I use Integromat extensively and it works well. the Integromat button on coda pushes a webhook that runs a scenario that runs a query (either QBO or mysql, depending on scenarios) and then i map that to a text aggregator and then the Coda API module to bulk paste into coda. works quite well for that. just wish coda was a bit quicker overall but its still better than doing batch tasks in QBO, and it saves tons of clicks vs tasks in our dental practice management software


Sometimes, I still need to copy and paste csv data into the Coda and it will take forever to load about 5000 rows of data from SAP (copy table) and paste.

@Irfan_Khan interesting use case you have here. Would you mind pointing me into right direction how do you accomplish this?

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This is so cool. . .


@Hendrik_TnB I’m out of town this weekend but I’ll try to remember to do it Monday evening. Which part/use case in particular are you asking about ?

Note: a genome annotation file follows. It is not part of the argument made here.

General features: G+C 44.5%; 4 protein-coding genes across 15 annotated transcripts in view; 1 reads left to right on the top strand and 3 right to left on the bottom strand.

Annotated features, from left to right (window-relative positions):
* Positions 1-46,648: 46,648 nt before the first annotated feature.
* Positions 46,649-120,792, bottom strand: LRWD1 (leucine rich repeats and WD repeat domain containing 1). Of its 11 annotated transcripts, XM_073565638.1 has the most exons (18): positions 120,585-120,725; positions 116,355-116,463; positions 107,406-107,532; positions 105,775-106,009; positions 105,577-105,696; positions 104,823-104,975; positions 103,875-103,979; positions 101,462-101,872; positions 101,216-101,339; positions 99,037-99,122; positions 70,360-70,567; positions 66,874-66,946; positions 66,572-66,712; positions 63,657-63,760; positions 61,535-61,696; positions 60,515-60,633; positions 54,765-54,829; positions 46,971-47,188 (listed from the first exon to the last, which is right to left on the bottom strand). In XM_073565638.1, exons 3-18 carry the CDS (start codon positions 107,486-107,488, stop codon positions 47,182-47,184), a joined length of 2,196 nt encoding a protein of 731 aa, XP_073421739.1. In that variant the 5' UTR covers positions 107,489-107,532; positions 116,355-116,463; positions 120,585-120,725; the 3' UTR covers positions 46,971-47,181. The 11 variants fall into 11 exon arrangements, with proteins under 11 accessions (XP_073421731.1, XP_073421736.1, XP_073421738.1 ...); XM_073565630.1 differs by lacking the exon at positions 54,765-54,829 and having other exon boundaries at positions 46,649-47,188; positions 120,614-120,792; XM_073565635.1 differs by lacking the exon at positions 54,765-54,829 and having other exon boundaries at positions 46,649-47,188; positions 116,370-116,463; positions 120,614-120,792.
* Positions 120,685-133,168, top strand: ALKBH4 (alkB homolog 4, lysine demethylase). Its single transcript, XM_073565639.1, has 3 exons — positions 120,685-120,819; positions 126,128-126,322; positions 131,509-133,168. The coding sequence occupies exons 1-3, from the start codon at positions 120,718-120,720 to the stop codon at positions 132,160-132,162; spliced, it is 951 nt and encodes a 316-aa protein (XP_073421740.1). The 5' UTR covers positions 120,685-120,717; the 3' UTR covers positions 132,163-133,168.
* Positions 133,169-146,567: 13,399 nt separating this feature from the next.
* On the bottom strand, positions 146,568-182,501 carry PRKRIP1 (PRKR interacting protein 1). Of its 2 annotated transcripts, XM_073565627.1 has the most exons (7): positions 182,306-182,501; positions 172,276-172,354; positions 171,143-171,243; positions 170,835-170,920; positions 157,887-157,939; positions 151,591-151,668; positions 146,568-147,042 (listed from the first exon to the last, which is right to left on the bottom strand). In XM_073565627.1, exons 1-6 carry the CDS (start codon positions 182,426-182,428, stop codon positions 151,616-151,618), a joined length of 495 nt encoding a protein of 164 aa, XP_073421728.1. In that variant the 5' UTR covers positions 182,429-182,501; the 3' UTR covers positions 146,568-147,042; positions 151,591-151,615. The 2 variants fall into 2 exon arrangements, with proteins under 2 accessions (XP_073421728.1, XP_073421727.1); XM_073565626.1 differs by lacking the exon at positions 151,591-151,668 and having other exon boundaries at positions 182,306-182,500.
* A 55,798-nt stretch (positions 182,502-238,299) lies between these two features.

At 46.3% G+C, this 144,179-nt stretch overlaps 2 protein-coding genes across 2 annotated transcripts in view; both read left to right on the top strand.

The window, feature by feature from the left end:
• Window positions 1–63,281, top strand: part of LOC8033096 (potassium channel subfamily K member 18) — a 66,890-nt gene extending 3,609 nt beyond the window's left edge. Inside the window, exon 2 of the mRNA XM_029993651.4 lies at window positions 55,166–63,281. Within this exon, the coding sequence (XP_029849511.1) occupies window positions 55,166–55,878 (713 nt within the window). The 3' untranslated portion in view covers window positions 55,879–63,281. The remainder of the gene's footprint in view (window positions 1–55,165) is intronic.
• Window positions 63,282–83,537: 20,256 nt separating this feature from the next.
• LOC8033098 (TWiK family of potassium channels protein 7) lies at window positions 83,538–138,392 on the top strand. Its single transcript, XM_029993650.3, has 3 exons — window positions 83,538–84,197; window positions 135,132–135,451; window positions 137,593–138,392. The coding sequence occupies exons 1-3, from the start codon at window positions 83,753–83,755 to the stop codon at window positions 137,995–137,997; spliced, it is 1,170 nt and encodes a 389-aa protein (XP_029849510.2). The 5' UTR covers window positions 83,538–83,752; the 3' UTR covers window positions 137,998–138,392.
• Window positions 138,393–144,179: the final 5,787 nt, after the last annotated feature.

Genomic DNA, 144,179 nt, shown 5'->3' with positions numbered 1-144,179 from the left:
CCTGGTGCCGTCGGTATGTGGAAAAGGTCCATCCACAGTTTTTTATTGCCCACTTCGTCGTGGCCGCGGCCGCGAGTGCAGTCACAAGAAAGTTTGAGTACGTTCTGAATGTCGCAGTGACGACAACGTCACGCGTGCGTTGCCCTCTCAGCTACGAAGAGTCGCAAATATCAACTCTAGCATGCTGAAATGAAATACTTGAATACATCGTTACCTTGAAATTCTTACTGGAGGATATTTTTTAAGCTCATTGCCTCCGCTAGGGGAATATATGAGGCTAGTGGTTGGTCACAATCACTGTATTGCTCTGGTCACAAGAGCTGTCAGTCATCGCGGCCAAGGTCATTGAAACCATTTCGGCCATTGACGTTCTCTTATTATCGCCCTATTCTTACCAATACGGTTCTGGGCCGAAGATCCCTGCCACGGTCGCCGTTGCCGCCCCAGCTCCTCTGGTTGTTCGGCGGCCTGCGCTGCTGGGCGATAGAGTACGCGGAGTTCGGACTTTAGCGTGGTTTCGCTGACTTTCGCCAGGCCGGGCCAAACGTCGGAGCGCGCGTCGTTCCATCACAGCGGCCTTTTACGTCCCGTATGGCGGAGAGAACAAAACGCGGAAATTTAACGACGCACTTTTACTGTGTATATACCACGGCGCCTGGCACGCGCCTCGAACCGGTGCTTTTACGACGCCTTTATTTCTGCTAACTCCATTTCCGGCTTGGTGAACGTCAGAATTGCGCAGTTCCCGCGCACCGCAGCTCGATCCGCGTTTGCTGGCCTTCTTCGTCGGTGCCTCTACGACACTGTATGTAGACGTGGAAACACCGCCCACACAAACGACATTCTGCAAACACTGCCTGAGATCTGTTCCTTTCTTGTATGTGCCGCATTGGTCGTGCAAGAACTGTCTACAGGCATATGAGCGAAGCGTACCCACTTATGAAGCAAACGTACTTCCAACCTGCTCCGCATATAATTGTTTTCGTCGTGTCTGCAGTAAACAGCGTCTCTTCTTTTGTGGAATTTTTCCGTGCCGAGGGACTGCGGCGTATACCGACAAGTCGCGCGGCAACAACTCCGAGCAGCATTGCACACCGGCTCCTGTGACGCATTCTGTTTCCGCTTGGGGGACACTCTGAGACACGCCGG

@Hendrik_TnB to get you in the direction tho:

For example I’ll use QuickBooks online. I want rows of transactions imported. I have a table created in Coda and I have a button to import data.

The button just call a webhook (hyperlink) to Integromat (now called Make, btw). When that webhook is called, and automation scenario runs on Integromat where a query is run to get data from QuickBooks.

That data is parsed and manipulated to JSON , and then an API call is made to coda where that data is pasted into my Coda table. It’s pasted in bulk, NOT line by line. Line by line would be very slow, and Coda has rate limits of 50/min so that would take almost 2 hours for 5000 rows, and cost you lots of extra money in Integromat. By using batch pasting you can push hundreds of rows in a single operation.

The API call runs on Coda servers and can be a bit slow, but we are talking seconds not minutes for hundreds of rows. It may take another 20sec to show in Coda after completion.

I’m not sure about 5000 rows. You may need pagination or split your chunks in Integromat. It’s doable but I haven’t had to do that yet. I’ll try to get a mini tutorial screenshared if it’s something people want to see more about.



Yes please! Or make a tutorial doc and share. Would love to see